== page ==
With the growing popularity of DX and the GA release of DevOps Center, I’ve seen fewer questions about Change Sets the last couple of years. I expect that organizations that have used change sets successfully for a long time are less motivated to change their processes and those that had issues have had sufficient time to move to the newer options.
What I have seen in the past around legacy processes that work well for small teams is that they are often passed to newer members experientially and at some point someone joins that is not mentored into to how things have been done and struggle on their own. Here are a few tips for those that run into this gap with change sets.
Practice makes it home by dinner time
Even the simplest change can result in big problems if something critical is missed. Always test the change set by pushing from one sandbox to another that has been refreshed since the last production update. If there is a possibility of changes being done directly in production, this means to create or refresh the test target sandbox immediately before the deployment test.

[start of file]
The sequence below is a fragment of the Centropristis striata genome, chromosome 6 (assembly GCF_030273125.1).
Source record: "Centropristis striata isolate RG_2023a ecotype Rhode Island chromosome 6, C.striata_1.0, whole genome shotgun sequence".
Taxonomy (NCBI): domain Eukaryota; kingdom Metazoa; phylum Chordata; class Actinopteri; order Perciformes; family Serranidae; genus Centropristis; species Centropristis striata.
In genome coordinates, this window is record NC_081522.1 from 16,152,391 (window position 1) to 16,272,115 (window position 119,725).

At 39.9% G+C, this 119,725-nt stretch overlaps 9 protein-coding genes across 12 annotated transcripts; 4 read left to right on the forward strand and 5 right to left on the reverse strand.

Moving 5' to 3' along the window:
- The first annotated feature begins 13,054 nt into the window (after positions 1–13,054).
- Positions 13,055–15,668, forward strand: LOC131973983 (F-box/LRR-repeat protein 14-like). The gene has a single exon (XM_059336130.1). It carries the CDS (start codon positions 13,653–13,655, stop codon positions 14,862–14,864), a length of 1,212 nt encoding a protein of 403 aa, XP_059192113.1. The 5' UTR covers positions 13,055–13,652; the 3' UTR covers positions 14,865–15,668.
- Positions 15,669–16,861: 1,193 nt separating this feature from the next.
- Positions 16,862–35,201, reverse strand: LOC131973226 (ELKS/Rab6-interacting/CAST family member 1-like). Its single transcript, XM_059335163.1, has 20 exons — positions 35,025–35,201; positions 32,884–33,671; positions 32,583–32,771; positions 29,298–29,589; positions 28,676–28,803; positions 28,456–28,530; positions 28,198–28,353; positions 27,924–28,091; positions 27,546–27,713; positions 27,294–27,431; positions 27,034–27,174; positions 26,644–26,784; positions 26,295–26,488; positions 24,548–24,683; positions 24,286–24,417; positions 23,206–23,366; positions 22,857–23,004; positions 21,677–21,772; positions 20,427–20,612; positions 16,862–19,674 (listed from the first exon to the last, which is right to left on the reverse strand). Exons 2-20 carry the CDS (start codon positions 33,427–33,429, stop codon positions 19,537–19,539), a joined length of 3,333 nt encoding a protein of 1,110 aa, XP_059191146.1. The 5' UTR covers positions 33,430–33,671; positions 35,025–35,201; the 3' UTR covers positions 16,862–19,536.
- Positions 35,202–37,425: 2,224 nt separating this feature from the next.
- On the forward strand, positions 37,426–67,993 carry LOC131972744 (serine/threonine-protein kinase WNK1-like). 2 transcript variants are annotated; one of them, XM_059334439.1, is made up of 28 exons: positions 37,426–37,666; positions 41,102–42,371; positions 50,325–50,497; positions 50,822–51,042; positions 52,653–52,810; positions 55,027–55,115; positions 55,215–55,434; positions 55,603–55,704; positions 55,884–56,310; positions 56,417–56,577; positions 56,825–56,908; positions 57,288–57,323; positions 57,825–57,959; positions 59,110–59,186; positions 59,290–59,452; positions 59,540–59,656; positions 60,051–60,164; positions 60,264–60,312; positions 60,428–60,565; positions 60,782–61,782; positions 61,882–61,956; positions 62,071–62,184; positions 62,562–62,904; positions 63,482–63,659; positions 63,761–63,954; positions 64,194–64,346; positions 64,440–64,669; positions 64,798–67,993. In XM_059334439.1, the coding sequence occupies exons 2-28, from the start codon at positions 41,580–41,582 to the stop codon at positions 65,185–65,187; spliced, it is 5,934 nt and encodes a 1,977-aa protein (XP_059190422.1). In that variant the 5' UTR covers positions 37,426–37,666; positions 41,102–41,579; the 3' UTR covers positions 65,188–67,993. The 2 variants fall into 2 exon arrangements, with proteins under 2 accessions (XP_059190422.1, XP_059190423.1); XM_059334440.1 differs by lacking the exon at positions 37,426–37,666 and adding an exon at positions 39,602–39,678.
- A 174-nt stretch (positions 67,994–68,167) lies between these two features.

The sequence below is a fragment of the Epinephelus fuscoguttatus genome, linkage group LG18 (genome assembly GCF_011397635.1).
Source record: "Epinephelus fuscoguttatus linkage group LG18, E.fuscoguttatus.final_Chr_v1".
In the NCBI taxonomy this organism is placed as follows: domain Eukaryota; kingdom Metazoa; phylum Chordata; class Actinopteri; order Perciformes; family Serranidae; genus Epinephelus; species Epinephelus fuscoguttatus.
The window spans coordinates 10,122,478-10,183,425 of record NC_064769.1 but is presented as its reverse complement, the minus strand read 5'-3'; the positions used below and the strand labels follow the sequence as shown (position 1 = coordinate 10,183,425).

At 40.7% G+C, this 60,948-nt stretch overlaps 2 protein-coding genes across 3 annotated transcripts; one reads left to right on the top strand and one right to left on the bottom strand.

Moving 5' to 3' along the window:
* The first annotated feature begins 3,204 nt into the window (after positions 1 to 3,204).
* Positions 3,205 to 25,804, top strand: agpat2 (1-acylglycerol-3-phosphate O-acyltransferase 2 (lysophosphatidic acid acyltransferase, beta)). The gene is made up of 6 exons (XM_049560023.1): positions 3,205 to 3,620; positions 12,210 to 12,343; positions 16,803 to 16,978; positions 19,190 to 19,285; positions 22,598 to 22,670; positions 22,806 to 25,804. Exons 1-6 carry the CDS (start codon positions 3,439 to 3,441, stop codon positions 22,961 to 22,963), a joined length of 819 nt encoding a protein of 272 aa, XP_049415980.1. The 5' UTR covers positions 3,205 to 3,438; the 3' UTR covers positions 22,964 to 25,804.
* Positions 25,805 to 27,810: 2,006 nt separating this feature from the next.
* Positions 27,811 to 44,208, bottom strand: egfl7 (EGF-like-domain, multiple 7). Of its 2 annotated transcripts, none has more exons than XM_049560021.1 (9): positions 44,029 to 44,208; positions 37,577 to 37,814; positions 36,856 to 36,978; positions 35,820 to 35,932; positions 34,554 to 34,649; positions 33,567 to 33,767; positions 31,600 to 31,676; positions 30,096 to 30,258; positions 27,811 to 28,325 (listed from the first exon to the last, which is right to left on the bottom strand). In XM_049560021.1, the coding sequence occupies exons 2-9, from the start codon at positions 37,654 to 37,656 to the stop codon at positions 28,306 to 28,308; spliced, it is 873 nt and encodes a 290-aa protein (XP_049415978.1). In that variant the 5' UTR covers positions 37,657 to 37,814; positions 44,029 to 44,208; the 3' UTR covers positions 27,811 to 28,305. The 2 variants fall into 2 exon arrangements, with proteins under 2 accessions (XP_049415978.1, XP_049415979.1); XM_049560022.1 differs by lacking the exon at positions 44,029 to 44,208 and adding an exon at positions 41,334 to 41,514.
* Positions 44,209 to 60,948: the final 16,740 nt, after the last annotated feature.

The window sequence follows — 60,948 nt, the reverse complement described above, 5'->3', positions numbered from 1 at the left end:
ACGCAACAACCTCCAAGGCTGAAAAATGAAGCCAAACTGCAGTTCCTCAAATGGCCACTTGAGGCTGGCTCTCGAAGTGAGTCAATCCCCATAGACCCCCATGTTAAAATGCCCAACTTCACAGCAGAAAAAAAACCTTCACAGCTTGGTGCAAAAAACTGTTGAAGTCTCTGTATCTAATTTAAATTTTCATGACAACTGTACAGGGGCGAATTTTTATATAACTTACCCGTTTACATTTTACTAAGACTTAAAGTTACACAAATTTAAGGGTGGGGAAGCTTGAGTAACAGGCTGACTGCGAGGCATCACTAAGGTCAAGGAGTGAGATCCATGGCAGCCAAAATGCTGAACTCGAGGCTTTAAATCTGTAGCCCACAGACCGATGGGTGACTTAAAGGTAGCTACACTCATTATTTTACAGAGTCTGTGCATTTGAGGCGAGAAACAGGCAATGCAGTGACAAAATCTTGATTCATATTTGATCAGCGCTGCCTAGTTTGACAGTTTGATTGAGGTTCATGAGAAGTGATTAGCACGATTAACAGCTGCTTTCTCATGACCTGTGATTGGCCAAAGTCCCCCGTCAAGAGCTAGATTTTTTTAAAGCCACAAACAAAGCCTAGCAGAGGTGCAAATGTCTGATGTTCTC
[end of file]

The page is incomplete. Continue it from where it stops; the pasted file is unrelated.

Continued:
Go small or stay home
Incremental changes are best. I prefer to do a deployment anytime there is a completed task that has tested in development. The push could just be to a fresh sandbox with the final production release being a series of pushes. Another approach is to use dark deployments, pushing out tested work products incrementally even though not all pieces are ready for users. The dark deployments may require some custom metadata types or permissions to keep them from being used before they are ready, something it is really useful for large projects to avoid big-bang pushes.
The incremental pushes to sandboxes should result in a series for change sets. As they progress, dependencies may be discovered and indicate a need to revise the change sets so that dependencies are pushed first. Again, the dark deployments are useful here.
The mighty DX
Among many good reasons for switching to DX, verbose error messages for deployments helps speed up debugging. Using Workbench, it is possible to turn change sets into packages for use in DX, which is handy if you are just starting to migrate to DX. Again, test deployments against fresh sandboxes are critical to avoiding critical situations.
The only constant…
Is change, not change sets. Eventually change sets will probably go away, so if you are reading this post you are either bored and avoiding more productive tasks or you are struggling with a change set today. Now is a good time to start looking into alternatives.
© Scott S. Nelson